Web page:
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Taken 20-Aug-13
Visitors 131

6 of 46 photos
Categories & Keywords

Subcategory Detail:
Keywords:Digital Pigment Print 28x18”
Photo Info

Dimensions4620 x 2956
Original file size2.34 MB
Image typeJPEG
Color spacesRGB
Date taken20-Aug-13 11:58
Date modified10-Jun-14 11:11
Shooting Conditions

Camera makeCanon
Camera modelCanon EOS 5D Mark II
Focal length40 mm
Max lens aperturef/2.8
Exposure1/10 at f/5.6
FlashNot fired, compulsory mode
Exposure bias0 EV
Exposure modeAuto
Exposure prog.Aperture priority
ISO speedISO 400
Metering modePartial
The Last Ore Train

The Last Ore Train

When I take a photograph, my intention is to interpret it by shading, texture, and cropping and expand that through photographic processes into some thing that transcends the pure representational context. Sometimes it is important to explain an interpretation. “The Last Ore Train” is meant to encase my 65-year relationship with the town of Lead and the Homestake Mine. It is the view from the front step of my parents’ home at 516 East Main St. Taken at night in about 1968 as part of an assignment for a South Dakota State University press photography course it originally showed much of the Metalurgical Dept. workings...the cyanide plant, the refinery, the foundry and the mill. This was the view every day with all the sounds (the Mill, the Tramway) ands smells from the time I was three years old until college but continued on a regular basis until my folks sold the house in the mid-1980’s. Much of what was in the picture in now gone...this is what I wish to show...I have turned out all the lights except in the Tramway...perhaps they were left on by the ghosts and spirits of all those tens of thousands of people who were affected by this Homestake Mine phenomonem for more than 100 years. The end for most mining towns is a rapid spiral into abandoned decay and darkness. It would seem that Lead is to be the exception...who would know that sinking all those shafts and driving all those drifts through solid rock would create an environment so isolated and pristine to solar radiation that only particles so small as to exist almost only in theory can penatrate and be measured! Imagine, all the way from the Big Bang to a tank full of Xenon on the 4850! So, the last ore train has dumped it’s load, the stockpile has been drawn down. Most of the ore-processing buildings are gone yet, in the bowels of the earth, one of the dirtiest places ever is now one of the cleanest places ever built. Where we once searched for gold and fortune we now search for knowledge.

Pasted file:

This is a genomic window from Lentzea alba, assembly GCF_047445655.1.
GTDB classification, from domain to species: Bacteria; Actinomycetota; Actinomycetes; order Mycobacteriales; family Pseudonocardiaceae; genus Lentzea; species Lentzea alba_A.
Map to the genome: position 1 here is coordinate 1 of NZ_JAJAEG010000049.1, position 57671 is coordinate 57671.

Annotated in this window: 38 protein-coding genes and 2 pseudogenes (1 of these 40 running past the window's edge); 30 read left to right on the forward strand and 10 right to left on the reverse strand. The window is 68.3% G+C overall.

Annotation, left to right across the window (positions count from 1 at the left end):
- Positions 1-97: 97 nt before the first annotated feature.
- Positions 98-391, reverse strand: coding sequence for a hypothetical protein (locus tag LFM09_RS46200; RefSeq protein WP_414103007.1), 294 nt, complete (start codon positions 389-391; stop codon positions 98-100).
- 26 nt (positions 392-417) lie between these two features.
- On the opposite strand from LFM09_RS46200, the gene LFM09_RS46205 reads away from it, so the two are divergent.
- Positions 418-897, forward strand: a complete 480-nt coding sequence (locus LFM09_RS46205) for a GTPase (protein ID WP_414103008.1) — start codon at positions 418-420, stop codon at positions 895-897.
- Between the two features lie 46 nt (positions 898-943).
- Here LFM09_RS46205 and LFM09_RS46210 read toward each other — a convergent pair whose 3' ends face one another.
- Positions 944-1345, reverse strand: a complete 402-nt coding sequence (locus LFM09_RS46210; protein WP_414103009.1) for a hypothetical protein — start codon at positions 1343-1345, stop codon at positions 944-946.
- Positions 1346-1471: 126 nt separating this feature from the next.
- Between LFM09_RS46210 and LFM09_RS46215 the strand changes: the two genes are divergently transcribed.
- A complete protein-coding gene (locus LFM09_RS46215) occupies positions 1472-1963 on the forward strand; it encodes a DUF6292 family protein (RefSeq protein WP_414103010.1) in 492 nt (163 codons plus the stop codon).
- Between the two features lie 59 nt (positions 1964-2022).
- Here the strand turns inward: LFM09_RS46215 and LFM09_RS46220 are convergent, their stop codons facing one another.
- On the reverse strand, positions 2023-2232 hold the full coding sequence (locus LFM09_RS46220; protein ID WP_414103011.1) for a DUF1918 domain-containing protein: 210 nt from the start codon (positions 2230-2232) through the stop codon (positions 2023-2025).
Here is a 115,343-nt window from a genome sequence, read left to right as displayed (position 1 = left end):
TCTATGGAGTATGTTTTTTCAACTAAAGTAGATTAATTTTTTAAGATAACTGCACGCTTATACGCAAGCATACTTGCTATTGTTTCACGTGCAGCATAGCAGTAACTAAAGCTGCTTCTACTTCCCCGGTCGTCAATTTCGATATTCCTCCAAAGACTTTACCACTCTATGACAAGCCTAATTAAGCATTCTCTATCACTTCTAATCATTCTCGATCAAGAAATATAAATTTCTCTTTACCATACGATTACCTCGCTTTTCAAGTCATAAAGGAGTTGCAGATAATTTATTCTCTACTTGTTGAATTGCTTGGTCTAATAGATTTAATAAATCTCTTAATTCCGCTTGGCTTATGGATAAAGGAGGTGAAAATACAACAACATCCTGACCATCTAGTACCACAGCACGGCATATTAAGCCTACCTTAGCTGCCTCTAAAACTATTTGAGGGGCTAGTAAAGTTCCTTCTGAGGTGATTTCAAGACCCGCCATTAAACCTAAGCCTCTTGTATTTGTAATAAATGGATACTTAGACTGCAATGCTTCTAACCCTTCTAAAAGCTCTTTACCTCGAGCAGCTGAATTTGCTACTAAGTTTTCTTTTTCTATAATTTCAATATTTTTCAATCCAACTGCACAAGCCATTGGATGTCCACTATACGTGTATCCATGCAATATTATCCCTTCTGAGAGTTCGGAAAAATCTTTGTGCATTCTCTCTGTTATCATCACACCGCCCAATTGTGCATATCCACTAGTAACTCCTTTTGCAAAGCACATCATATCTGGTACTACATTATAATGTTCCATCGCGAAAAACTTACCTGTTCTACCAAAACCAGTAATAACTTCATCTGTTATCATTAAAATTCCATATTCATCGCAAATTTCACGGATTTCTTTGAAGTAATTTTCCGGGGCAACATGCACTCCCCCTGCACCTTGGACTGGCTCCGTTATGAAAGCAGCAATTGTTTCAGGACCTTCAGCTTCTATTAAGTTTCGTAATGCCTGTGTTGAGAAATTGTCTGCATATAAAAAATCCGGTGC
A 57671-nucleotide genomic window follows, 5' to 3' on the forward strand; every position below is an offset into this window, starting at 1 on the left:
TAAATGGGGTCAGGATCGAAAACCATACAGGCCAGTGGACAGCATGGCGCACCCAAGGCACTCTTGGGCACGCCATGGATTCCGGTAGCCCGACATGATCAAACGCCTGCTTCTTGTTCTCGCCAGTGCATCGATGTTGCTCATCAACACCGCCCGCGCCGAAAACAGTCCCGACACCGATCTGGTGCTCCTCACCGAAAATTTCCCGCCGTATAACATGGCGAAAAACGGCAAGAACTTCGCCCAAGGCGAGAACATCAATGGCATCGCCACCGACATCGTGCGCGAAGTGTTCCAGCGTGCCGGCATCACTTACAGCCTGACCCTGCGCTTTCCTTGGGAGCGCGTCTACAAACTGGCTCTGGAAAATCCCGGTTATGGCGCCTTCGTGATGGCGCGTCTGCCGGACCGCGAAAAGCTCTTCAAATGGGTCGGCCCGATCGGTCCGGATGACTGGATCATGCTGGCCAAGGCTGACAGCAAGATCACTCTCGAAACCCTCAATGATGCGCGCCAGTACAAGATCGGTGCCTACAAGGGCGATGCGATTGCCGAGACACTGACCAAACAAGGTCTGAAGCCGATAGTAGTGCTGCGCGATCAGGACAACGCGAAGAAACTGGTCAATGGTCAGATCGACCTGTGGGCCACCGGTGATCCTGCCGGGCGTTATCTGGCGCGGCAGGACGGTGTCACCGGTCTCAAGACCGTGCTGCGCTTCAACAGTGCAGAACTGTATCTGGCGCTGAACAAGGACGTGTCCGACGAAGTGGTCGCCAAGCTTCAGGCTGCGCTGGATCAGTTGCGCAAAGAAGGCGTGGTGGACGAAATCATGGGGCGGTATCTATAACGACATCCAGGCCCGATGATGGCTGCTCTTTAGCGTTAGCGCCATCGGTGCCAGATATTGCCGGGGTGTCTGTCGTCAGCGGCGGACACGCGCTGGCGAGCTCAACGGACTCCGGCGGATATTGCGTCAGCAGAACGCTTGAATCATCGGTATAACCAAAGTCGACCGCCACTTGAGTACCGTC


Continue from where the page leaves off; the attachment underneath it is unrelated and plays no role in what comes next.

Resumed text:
Photo Credit: Ray Tysdal, Sanford Underground Research Facility
© South Dakota Science and Technology Authority